Next, the worker bees return to their hive to start the regurgitation process. This sound worse than it is; in fact, this is the process that transforms nectar into honey. The regurgitation process is when the bee passes the nectar from its honey stomach to other bees, until they transform the substance into simple sugars.

The bees pass the nectar around to one another until they decrease the water content from about 80% down to approximately 20%. From there, they deposit the sweet substance into the honeycomb cells. Because the nectar still contains too much water, they fan the substance with their wings until more of the water evaporates, bringing the water content down to around 15%. Once they fully transform nectar into honey, they use beeswax to cap the honeycomb cells and save their freshly-made honey for later.

Honey Removal

Believe it or not, killing the bees used to be the best way to remove the honey from the hive. Thankfully, a beekeeper invented a better and safer method back in the 1850s: removable bee nuc frames. Beekeepers still use this method today, and they remove the honey frames from the hive and gently shake the bees from the frame back into the hive.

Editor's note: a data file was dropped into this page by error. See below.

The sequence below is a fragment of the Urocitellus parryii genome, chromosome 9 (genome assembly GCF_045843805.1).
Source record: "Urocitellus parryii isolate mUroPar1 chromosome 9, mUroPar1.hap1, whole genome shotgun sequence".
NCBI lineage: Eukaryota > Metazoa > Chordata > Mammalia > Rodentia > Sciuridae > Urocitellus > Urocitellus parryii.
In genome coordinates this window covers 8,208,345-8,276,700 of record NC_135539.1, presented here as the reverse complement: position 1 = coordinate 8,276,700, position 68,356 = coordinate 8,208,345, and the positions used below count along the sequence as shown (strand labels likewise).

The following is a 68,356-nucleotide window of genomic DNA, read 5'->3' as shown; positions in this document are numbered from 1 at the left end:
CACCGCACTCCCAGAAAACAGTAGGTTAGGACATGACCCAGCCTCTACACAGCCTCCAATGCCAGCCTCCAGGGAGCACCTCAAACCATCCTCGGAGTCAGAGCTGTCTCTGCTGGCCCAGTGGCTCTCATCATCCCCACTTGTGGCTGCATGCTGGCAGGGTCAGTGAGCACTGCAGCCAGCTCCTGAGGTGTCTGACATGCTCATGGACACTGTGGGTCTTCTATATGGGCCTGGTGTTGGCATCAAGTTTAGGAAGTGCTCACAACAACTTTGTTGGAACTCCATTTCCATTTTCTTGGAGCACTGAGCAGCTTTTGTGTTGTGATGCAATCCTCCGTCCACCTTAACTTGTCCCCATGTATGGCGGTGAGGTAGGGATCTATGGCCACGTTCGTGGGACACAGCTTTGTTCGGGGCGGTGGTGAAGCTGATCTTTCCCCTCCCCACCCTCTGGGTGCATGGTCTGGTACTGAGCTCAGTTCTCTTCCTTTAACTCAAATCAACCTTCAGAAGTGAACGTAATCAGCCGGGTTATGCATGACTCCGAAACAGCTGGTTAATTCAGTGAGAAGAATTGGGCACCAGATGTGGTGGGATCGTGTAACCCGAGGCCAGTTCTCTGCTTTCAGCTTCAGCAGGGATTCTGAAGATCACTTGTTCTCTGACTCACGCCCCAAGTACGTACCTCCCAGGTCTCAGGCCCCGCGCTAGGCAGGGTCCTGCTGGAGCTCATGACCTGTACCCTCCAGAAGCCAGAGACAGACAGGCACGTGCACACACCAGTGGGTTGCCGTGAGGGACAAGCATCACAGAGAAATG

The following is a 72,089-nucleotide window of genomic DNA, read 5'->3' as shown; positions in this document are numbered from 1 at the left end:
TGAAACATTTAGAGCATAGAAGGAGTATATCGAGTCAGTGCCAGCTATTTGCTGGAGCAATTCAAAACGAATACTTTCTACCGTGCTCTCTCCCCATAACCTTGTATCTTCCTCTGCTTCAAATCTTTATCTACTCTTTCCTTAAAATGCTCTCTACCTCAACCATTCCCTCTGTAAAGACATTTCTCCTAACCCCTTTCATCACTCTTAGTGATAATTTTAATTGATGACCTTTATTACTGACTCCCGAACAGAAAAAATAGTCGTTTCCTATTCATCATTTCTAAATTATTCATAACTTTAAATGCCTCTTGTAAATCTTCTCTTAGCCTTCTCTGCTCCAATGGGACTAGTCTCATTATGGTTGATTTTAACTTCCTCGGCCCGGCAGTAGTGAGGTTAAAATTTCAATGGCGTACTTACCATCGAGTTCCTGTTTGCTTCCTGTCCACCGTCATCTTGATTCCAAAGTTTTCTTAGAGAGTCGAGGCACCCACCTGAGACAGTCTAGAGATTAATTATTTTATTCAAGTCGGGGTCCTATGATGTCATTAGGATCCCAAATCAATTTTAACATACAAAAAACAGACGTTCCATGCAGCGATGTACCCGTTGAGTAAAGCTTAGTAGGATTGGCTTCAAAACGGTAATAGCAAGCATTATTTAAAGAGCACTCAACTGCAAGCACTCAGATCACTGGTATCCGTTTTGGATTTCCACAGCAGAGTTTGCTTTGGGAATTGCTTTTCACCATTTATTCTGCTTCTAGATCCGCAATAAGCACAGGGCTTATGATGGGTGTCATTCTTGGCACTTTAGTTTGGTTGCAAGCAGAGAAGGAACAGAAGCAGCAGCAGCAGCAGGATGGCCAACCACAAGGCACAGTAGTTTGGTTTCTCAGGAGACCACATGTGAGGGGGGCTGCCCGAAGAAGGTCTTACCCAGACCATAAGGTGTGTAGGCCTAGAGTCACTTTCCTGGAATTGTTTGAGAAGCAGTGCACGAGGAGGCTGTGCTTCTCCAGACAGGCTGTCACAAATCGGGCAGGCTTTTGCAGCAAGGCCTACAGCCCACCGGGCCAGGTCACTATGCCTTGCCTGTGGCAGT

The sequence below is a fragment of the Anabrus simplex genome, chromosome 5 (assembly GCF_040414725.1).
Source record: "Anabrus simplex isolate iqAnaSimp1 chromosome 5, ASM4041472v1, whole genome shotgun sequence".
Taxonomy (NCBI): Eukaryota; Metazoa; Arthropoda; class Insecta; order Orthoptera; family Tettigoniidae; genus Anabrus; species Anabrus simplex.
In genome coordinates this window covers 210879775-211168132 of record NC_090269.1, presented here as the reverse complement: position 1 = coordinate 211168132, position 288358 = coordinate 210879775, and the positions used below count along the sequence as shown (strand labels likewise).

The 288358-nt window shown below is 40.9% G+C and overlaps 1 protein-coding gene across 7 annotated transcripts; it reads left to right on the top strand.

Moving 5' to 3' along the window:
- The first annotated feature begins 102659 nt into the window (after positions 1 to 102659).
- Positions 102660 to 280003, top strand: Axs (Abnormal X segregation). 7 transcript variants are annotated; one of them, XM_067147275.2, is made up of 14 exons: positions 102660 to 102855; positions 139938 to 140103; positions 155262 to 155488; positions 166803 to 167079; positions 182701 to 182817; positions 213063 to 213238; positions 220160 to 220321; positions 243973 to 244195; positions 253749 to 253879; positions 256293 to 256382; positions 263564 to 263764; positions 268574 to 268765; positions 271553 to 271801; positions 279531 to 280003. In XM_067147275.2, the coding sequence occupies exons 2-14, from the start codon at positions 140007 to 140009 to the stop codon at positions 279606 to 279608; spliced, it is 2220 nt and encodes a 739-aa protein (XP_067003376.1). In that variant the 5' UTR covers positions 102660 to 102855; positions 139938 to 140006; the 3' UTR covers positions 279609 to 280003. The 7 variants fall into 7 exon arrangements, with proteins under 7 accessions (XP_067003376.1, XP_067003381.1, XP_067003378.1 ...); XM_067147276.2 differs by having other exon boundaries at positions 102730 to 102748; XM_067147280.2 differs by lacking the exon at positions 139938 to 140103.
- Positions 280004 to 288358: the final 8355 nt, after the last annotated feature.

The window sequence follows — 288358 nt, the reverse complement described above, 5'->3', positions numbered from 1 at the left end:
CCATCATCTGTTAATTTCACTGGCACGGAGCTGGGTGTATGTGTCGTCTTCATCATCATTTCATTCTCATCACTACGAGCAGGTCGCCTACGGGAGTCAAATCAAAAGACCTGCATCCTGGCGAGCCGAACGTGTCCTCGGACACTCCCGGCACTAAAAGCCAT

However, there is another method to separate the bees from the honey: the separator board method. The beekeeper puts a separation board between the honey and brood frames. Once the bees realize they’re apart from their queen, they’ll escape to the brood frame. However, they won’t be able to get to the honey frames any longer. After a few hours, the honey will be ready for extraction.

The beekeeper can remove the beeswax caps manually with a capping fork or heated blade. On the other hand, they can also use an uncapping machine—this is only common for mass honey production. Beekeepers can extract the honey using either the crush-and-strain method or an extractor machine. Interestingly, extractor machines use centrifugal force to remove honey from the honeycomb by spinning it until all the honey sinks to the bottom of the holding drum.

Honey Processing